Adolescent idiopathic scoliosis (AIS) is the most common form of spinal deformity, affecting millions of adolescents worldwide, but it lacks a defined theory of etiopathogenesis. Because of this, treatment of AIS is limited to bracing and/or invasive surgery after onset. Preonset diagnosis or preventive treatment remains unavailable. Here, we performed a genetic analysis of a large multicenter AIS cohort and identified disease-causing and predisposing variants of SLC6A9 in multigeneration families, trios, and sporadic patients. Variants of SLC6A9, which encodes glycine transporter 1 (GLYT1), reduced glycine-uptake activity in cells, leading to increased extracellular glycine levels and aberrant glycinergic neurotransmission. Slc6a9 mutant zebrafish exhibited discoordination of spinal neural activities and pronounced lateral spinal curvature, a phenotype resembling human patients. The penetrance and severity of curvature were sensitive to the dosage of functional glyt1. Administration of a glycine receptor antagonist or a clinically used glycine neutralizer (sodium benzoate) partially rescued the phenotype. Our results indicate a neuropathic origin for “idiopathic” scoliosis, involving the dysfunction of synaptic neurotransmission and central pattern generators (CPGs), potentially a common cause of AIS. Our work further suggests avenues for early diagnosis and intervention of AIS in preadolescents.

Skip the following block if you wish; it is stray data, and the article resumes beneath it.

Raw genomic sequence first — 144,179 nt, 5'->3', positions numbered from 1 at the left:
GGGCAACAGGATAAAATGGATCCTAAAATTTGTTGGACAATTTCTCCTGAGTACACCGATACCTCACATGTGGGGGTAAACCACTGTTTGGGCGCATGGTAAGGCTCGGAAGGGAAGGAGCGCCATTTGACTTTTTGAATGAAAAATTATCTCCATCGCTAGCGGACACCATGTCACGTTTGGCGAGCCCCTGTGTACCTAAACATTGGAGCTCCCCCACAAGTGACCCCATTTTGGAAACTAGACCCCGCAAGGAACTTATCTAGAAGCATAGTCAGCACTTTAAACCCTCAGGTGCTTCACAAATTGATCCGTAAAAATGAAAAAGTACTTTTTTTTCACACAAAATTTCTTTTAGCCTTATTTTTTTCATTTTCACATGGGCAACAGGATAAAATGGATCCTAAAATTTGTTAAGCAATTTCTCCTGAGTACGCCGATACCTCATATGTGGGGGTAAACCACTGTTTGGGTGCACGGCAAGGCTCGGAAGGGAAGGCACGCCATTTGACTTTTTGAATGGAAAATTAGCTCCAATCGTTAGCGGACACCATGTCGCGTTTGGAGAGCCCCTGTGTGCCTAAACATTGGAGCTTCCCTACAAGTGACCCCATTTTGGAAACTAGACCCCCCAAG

Xiaolu Wang, Ming Yue, Jason Pui Yin Cheung, Prudence Wing Hang Cheung, Yanhui Fan, Meicheng Wu, Xiaojun Wang, Sen Zhao, Anas M. Khanshour, Jonathan J. Rios, Zheyi Chen, Xiwei Wang, Wenwei Tu, Danny Chan, Qiuju Yuan, Dajiang Qin, Guixing Qiu, Zhihong Wu, Terry Jianguo Zhang, Shiro Ikegawa, Nan Wu, Carol A. Wise, Yong Hu, Keith Dip Kei Luk, You-Qiang Song, Bo Gao
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